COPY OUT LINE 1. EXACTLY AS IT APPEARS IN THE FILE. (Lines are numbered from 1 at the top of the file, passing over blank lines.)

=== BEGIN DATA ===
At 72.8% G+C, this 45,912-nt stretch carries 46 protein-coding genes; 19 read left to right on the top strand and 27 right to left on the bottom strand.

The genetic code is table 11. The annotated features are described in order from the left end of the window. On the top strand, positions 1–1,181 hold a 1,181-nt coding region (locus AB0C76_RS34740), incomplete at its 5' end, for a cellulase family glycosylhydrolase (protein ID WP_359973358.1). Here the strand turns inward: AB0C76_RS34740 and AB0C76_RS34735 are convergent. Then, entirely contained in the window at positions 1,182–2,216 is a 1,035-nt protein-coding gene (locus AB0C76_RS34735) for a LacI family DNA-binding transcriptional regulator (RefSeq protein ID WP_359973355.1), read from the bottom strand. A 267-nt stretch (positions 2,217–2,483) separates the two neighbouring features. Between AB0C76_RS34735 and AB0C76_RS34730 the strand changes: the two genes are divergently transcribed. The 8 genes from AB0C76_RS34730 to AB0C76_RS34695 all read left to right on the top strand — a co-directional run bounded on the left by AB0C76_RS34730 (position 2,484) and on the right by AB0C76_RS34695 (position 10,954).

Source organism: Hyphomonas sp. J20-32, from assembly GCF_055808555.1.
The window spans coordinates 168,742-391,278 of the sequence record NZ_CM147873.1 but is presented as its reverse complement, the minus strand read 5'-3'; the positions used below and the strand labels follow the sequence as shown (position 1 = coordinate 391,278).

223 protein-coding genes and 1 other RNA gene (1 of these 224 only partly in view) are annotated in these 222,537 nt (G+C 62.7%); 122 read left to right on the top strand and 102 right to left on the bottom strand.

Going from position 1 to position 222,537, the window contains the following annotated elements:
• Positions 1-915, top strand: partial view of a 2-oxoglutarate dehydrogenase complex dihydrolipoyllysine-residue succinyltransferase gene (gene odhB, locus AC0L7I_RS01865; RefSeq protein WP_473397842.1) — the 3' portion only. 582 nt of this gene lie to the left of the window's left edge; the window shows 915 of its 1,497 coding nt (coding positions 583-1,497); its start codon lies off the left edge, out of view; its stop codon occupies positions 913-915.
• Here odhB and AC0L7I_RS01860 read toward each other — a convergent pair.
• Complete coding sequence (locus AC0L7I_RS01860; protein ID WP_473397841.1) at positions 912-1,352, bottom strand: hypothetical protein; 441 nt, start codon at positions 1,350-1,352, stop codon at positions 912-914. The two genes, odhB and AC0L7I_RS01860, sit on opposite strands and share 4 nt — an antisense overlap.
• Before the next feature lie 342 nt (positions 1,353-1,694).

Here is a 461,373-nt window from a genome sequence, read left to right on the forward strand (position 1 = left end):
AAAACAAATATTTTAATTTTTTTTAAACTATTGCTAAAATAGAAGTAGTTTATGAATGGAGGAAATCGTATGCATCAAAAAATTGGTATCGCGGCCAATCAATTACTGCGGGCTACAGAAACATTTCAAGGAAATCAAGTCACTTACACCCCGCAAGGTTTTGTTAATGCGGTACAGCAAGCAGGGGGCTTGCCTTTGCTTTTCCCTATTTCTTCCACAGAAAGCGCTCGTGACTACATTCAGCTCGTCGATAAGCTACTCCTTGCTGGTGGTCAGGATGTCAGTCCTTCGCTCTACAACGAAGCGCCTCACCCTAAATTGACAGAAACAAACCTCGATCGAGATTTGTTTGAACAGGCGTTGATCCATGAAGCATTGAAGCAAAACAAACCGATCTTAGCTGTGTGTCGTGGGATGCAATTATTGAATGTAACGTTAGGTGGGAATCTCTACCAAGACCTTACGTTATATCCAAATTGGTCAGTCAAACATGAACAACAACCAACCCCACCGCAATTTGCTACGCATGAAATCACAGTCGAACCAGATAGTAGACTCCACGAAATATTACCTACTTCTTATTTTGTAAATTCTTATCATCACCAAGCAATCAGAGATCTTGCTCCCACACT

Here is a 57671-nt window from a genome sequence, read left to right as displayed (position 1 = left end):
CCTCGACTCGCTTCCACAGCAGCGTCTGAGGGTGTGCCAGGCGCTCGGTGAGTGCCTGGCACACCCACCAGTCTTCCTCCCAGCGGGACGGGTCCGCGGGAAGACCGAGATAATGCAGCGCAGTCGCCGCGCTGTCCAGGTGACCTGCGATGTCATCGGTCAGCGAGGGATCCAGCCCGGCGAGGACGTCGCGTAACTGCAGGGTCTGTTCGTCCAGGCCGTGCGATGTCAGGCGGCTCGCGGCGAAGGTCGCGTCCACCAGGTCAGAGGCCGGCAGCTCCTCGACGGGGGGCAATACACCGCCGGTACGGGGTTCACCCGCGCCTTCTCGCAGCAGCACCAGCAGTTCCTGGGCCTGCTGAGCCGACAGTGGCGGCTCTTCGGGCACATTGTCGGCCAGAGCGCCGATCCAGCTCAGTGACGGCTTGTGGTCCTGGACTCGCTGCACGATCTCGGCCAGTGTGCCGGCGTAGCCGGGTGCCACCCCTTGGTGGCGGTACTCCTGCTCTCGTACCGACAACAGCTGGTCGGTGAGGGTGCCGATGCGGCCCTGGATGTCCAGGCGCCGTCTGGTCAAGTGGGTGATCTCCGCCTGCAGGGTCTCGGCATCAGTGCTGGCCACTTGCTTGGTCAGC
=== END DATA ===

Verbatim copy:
At 72.8% G+C, this 45,912-nt stretch carries 46 protein-coding genes; 19 read left to right on the top strand and 27 right to left on the bottom strand.